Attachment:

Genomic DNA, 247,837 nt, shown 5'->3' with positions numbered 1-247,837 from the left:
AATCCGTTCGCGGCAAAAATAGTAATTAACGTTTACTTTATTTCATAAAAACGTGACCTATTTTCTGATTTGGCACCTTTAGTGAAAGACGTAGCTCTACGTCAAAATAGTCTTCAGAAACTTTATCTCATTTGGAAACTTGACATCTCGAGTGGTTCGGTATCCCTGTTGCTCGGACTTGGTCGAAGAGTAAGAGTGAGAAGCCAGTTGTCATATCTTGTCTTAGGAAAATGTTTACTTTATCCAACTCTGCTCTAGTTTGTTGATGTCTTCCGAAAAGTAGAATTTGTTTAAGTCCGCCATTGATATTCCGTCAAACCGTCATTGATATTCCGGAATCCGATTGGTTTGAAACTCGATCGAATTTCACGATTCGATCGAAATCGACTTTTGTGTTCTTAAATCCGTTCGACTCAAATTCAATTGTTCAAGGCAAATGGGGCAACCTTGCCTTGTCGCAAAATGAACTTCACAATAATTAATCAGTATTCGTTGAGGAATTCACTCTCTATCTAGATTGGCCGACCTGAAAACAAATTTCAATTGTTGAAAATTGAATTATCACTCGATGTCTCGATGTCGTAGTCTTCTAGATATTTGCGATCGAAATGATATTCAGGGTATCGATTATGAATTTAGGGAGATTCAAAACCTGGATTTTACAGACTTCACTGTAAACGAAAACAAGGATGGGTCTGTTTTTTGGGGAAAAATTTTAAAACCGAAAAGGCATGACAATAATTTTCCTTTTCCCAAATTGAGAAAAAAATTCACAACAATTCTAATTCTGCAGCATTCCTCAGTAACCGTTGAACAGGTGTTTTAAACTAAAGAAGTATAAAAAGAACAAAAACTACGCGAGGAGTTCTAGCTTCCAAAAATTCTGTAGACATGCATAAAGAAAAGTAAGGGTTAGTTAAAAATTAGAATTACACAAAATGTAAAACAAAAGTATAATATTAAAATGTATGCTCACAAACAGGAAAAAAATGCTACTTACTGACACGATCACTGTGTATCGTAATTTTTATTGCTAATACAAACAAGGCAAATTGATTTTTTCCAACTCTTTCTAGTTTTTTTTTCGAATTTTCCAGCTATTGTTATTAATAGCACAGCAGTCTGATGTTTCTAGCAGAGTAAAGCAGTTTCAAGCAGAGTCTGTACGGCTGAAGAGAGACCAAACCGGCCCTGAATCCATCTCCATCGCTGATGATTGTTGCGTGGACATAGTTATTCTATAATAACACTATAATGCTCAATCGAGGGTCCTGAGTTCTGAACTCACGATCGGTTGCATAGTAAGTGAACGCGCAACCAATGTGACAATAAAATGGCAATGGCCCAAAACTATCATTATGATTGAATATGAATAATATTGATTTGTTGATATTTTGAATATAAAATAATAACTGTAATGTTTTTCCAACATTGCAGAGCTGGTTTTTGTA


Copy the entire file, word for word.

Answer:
Genomic DNA, 247,837 nt, shown 5'->3' with positions numbered 1-247,837 from the left:
AATCCGTTCGCGGCAAAAATAGTAATTAACGTTTACTTTATTTCATAAAAACGTGACCTATTTTCTGATTTGGCACCTTTAGTGAAAGACGTAGCTCTACGTCAAAATAGTCTTCAGAAACTTTATCTCATTTGGAAACTTGACATCTCGAGTGGTTCGGTATCCCTGTTGCTCGGACTTGGTCGAAGAGTAAGAGTGAGAAGCCAGTTGTCATATCTTGTCTTAGGAAAATGTTTACTTTATCCAACTCTGCTCTAGTTTGTTGATGTCTTCCGAAAAGTAGAATTTGTTTAAGTCCGCCATTGATATTCCGTCAAACCGTCATTGATATTCCGGAATCCGATTGGTTTGAAACTCGATCGAATTTCACGATTCGATCGAAATCGACTTTTGTGTTCTTAAATCCGTTCGACTCAAATTCAATTGTTCAAGGCAAATGGGGCAACCTTGCCTTGTCGCAAAATGAACTTCACAATAATTAATCAGTATTCGTTGAGGAATTCACTCTCTATCTAGATTGGCCGACCTGAAAACAAATTTCAATTGTTGAAAATTGAATTATCACTCGATGTCTCGATGTCGTAGTCTTCTAGATATTTGCGATCGAAATGATATTCAGGGTATCGATTATGAATTTAGGGAGATTCAAAACCTGGATTTTACAGACTTCACTGTAAACGAAAACAAGGATGGGTCTGTTTTTTGGGGAAAAATTTTAAAACCGAAAAGGCATGACAATAATTTTCCTTTTCCCAAATTGAGAAAAAAATTCACAACAATTCTAATTCTGCAGCATTCCTCAGTAACCGTTGAACAGGTGTTTTAAACTAAAGAAGTATAAAAAGAACAAAAACTACGCGAGGAGTTCTAGCTTCCAAAAATTCTGTAGACATGCATAAAGAAAAGTAAGGGTTAGTTAAAAATTAGAATTACACAAAATGTAAAACAAAAGTATAATATTAAAATGTATGCTCACAAACAGGAAAAAAATGCTACTTACTGACACGATCACTGTGTATCGTAATTTTTATTGCTAATACAAACAAGGCAAATTGATTTTTTCCAACTCTTTCTAGTTTTTTTTTCGAATTTTCCAGCTATTGTTATTAATAGCACAGCAGTCTGATGTTTCTAGCAGAGTAAAGCAGTTTCAAGCAGAGTCTGTACGGCTGAAGAGAGACCAAACCGGCCCTGAATCCATCTCCATCGCTGATGATTGTTGCGTGGACATAGTTATTCTATAATAACACTATAATGCTCAATCGAGGGTCCTGAGTTCTGAACTCACGATCGGTTGCATAGTAAGTGAACGCGCAACCAATGTGACAATAAAATGGCAATGGCCCAAAACTATCATTATGATTGAATATGAATAATATTGATTTGTTGATATTTTGAATATAAAATAATAACTGTAATGTTTTTCCAACATTGCAGAGCTGGTTTTTGTA